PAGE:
The plan was to meet up at Whitelock’s with my customer Dunphers, have a quick pint, and then head home.
But as many of you will know, warm ale, old friends and good banter can cause the best laid plans to go awry..
After several libations, we decided to head to my favourite restaurant in Leeds, Sous Le Nez.
It’s French and has been the premier dining establishment of choice, for the Leeds business community since its establishment in 1991.
There are few pleasures in life I enjoy more, than heading down the steps into their warm, softly lit, subterranean temple to wine-soaked joviality, and mouth-watering bonhomie.
Divested of overcoats and seated in a wood-panelled corner, like a baby in the womb, I wallowed in a glowing atmosphere of shared conviviality.
I could wax lyrical about the wonderfully unctuous ox-cheek wellington, or, the wine list, but my friends, the thing that takes Sous Le Nez to a different level is the service.
If there was one thing about my (and indeed any) business that I consider the most important, it is this – S E R V I C E.
Really looking after people and delivering a tremendous experience. Going above and beyond the call of duty to make them feel special, spoiled and utterly valued.
Whilst the end product has to stand-up on its own merits, it is the journey you take and the customer-focused mind-set of those who deliver it, that is key.
As a creature of habit, there is something about familiarity that I find deeply comforting.
Dale Carnegie said, “A person’s name is to him, or, her, the sweetest and most important sound in any language.”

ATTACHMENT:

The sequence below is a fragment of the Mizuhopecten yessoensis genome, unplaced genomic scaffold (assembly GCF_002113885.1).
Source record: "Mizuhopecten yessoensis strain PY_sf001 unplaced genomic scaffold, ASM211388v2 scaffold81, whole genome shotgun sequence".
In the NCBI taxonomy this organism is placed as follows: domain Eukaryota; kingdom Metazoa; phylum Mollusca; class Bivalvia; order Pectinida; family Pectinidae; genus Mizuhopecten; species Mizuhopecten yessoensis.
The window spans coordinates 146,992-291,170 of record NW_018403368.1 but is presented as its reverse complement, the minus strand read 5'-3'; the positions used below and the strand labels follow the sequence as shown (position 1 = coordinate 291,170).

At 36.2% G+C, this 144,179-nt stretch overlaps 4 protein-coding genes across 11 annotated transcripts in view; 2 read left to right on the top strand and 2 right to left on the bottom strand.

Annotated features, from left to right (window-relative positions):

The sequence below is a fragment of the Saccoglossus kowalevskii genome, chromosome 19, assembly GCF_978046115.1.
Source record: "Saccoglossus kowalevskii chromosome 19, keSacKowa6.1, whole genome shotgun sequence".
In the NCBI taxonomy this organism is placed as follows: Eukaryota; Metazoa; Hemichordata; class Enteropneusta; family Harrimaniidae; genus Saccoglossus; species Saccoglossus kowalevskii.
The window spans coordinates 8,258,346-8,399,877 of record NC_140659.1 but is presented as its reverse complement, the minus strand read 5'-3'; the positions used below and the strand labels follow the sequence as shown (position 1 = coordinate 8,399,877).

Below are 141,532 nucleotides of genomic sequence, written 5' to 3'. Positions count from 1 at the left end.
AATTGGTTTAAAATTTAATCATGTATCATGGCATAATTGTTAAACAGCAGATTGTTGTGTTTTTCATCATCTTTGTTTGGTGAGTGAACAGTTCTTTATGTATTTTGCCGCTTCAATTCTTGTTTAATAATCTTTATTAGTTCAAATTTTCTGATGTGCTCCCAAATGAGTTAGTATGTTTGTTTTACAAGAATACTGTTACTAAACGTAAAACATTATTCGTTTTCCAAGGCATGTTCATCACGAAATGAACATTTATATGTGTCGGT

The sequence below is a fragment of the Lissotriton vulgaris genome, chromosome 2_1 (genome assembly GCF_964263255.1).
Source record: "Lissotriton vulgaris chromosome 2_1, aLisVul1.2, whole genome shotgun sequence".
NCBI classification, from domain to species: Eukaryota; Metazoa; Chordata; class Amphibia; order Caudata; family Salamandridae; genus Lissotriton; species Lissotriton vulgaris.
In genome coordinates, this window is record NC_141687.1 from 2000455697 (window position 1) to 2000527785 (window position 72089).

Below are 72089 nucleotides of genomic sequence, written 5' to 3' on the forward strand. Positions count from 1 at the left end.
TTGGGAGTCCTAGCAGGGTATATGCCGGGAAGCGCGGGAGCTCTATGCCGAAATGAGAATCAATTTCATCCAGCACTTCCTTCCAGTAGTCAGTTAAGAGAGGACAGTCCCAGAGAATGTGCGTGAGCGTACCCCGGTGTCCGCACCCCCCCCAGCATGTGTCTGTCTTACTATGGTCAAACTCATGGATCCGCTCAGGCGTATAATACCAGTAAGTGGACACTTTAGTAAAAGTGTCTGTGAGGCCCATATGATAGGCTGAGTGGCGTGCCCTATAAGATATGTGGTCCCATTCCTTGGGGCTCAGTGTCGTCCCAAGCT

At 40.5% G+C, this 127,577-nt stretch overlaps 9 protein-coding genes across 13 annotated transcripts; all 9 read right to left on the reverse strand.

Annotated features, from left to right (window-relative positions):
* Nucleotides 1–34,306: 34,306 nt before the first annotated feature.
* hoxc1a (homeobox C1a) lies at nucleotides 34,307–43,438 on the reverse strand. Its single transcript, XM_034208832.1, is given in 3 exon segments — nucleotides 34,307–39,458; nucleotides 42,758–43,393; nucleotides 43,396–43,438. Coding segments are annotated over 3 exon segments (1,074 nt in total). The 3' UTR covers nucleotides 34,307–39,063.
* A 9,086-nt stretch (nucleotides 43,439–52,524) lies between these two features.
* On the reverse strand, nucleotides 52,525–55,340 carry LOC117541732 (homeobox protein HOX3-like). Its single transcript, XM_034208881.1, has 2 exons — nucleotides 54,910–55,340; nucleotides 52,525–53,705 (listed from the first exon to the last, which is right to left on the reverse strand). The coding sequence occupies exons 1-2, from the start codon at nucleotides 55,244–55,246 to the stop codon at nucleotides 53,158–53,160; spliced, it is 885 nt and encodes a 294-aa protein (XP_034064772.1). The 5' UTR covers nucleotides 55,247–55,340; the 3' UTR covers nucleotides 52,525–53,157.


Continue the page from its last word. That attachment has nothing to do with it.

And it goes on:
So to be welcomed, like an old friend, by a cheery faced Richard saying, “Ah, James! Good to see you, we’ve got your usual table ready,” immediately puts me in a frame of mind to have a wonderful evening.
Now don’t get me wrong. I don’t come here every week (sadly). More like a couple of times a month, but enough to have established a good rapport with the team.
Their warmth, enthusiasm and desire to delight their customers is genuine and from the heart. It’s not sycophantic, or schmoozy.
After we’d chosen our food, Frank, their assistant general manager who runs the cellar with Nico, was at my side with the wine list.
Now I love the Michael McIntyre sketch about restaurants, and the ‘pantomime’ surrounding the selecting and tasting of the wine.
When it comes to vino, I’m an enthusiast, not an expert, and so am very happy to be led by Frank.
I give him a rough idea of what I’m comfortable spending, and based on what we are eating, let him decide.
From the Loire Valley, he is passionate about his home turf. He has selected bottles of Sancerre and Chinon, that I’ve enjoyed as much as grander, and certainly more expensive, wines from Burgundy and Bordeaux.
It is his experience and knowledge that I’m buying – a very important part of any service – very similar in fact, when a customer comes to me for a new bespoke garment.
Our relationships with our customers is built on trust and respect, with an ability to understand their taste, budget, and the confidence to know what is best for them.
I deal with global cloth companies that are the Chateaux Petrus of the world of textiles. Whilst the quality is top-notch, they certainly know how to charge for it, and that’s fair enough. After all, a man who “knows the price of everything, and the value of nothing,” is missing out in life!
Sadly, many of us lack the financial firepower to quaff the finest vintages on a daily basis, and so venturing down a path less well-trod can bring surprising rewards.
Over the years (and certainly living in Yorkshire, the heart of the British textiles trade) I have built up relationships with smaller businesses, often under the radar, who, like smaller independent wineries, have fantastic fabrics at very reasonable prices.
A length of cashmere from Loro Piana is a thing of great beauty (and cost), but check out Joshua Ellis based in Batley, or, the ‘Everest’ bunch from Standeven of Bradford – both of which offer exceptional value-for-money.
The food, as ever, was stomach-purringly wonderful, fit for a modern day ‘last supper,’ and if Jesus does rise again and pop into Leeds, he should have a chat with Frank, before adding-value to any water.
Like a Duracell bunny on Ready Brek, I left with a spring in my step and a glow in my heart.